Director: Kenneth Lonergan
Cast: Casey Affleck, Michelle Williams, Kyle Chandler, Lucas Hedges
Age Rating: 15/R
Running Time: 137 Minutes
From the moment Studio Canal released the trailer for this film back in November 2016, it has screamed “Oscar contender”. This is not down to any incredible cinematography, extremely sensitive plot lines or a masterclass in directing, but simply down to some good old-fashioned A-class acting. It is safe to say that after seeing Manchester By The Sea that is still exactly how I feel; somebody give Mr Affleck an Oscar but don’t necessarily give the film one.
One thing’s for sure, this title shouldn’t be ruled out of the running for the best original screenplay. Written and Directed by Kenneth Lonergan, this film tells the story of a short-tempered, no-nonsense loner, Lee Chandler (Casey Affleck) who is called back to his hometown, Manchester (in America just so you’re aware), following the death of his brother. With an alcoholic sister-in-law out of the picture, Lee is named as the guardian of his nephew, Patrick (Lucas Hedges), who has made a life for himself in Manchester, where Lee has been running away from a tragic past for several years.
The story is strong, gritty and terrifyingly realistic, but my first criticism of it would have to be that it feels dragged out in areas and parts of the story seem to be thrown into the mix to make this into an unnecessary +2 hour feature-length film, such as the inclusion of Patrick meeting his mother which doesn’t really add anything to the film at all, except confirm that she is an alcoholic. In my opinion there isn’t enough focus on Lee’s tragic story, but instead, the pleasant and rarely tricky relationship he has with his 16 year-old nephew who never really challenges him at any point.
Possibly my least favourite part of this film is the score which understandably was not a nominee at this year’s Golden Globes. It was very invasive and over-powering, and brought back similar feelings of when I watched The Lobster at 2015’s BFI Festival. For such an emotional and upsetting story, a more sensitive score could have gone a lot further than the harsh and aggressive tone this one takes.
What does stand out to me from this motion picture however, is the actors’ performances from supporting cast to lead roles; from Patrick’s extremely irritating girlfriend (I’ll let you decide which one) to Lee’s ex-wife Randi, played by Michelle Williams (Shutter Island, My Week With Marilyn) who is brilliant once again but in all honesty under-used yet over-promoted in trailers/posters for the film.
We see a stellar debut from Lucas Hedges as 16 year-old Patrick who masks his feelings of loss and grief with capitalising on the perks of only having your uncle looking out for you. His performance in this is witty yet emotional. Just when you wonder how this teenager isn’t struggling with the death of his father, one of the simplest things sets him off and your introduced to the heartbroken Patrick who isn’t as strong as he tries to make out. This is a very believable portrayal of a teenage boy in this particular situation, and one which is sure to see him rise to stardom this year.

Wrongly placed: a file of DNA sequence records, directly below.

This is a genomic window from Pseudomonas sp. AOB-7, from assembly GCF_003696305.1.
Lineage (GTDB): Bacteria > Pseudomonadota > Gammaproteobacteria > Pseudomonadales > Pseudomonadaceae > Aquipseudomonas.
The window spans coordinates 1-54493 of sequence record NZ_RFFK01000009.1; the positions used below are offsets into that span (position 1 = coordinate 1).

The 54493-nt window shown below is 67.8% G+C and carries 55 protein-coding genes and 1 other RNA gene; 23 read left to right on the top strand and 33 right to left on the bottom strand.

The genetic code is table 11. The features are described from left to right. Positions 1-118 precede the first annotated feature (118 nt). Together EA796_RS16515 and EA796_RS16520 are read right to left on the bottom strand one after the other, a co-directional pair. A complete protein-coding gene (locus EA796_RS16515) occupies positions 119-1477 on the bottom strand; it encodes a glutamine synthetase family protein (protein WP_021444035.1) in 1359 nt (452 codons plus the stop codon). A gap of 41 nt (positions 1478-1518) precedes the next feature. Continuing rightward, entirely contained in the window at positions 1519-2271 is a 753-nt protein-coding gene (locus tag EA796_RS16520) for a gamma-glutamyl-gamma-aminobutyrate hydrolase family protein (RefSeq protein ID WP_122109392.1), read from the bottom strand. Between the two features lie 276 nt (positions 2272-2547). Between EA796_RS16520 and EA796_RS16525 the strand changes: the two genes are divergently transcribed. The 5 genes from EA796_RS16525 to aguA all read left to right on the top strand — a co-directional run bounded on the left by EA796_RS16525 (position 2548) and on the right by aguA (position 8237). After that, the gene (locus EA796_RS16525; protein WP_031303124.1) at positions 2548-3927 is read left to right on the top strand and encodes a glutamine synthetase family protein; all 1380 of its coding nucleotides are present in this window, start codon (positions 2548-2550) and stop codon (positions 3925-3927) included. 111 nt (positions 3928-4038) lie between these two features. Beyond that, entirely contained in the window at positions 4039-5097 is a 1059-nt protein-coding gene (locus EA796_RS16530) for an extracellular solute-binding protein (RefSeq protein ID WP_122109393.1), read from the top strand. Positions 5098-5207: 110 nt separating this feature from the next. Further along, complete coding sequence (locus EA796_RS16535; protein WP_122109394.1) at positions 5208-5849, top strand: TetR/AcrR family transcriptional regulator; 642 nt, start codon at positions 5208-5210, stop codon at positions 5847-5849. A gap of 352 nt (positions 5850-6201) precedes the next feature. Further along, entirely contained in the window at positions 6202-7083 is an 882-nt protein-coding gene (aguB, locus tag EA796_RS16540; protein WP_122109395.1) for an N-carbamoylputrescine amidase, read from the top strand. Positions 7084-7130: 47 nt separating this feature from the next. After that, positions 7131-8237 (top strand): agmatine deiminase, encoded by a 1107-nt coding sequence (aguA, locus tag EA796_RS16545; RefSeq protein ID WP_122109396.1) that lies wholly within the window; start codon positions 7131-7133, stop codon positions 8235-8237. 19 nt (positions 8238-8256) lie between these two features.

Above all, seeing this film will make you understand all of the hype around Casey Affleck this year, why he has already won a Golden Globe for his acting display here and why he is likely to be an Oscar winner at the back end of February. He completely steals the show throughout and I feel like the film is almost built around his performance, because without it we wouldn’t necessarily even have a film in contention for Oscars to begin with. Even though your heart constantly goes out to Affleck’s character, Lee, as he battles with his loss and his ghosts in his hometown, somehow he manages to pick you up with some straight-faced sarcastic wit, and give this picture the sporadic moments of comedy it desperately needs.
Overall, Manchester By The Sea is definitely an Oscars contender that needs to be seen. It is not one you’ll necessarily watch more than once, but there are many previous Oscar winners that have fallen into that category before, and this ones needs to be cherished for its masterclass in minimalist acting from Casey Affleck. It is an emotional tale which is not over-complicated in the slightest, and really draws attention to the importance of forgiveness. In my opinion, it just seems to miss something; maybe I’m over-analysing it, maybe people around me have talked the film up too much and as a result I’m expecting a lot more, or maybe I haven’t grasped the full depth of this film, but this is for you to decide when you see it.
Recommendation: Catch it before the 89th Academy Awards at the end of February!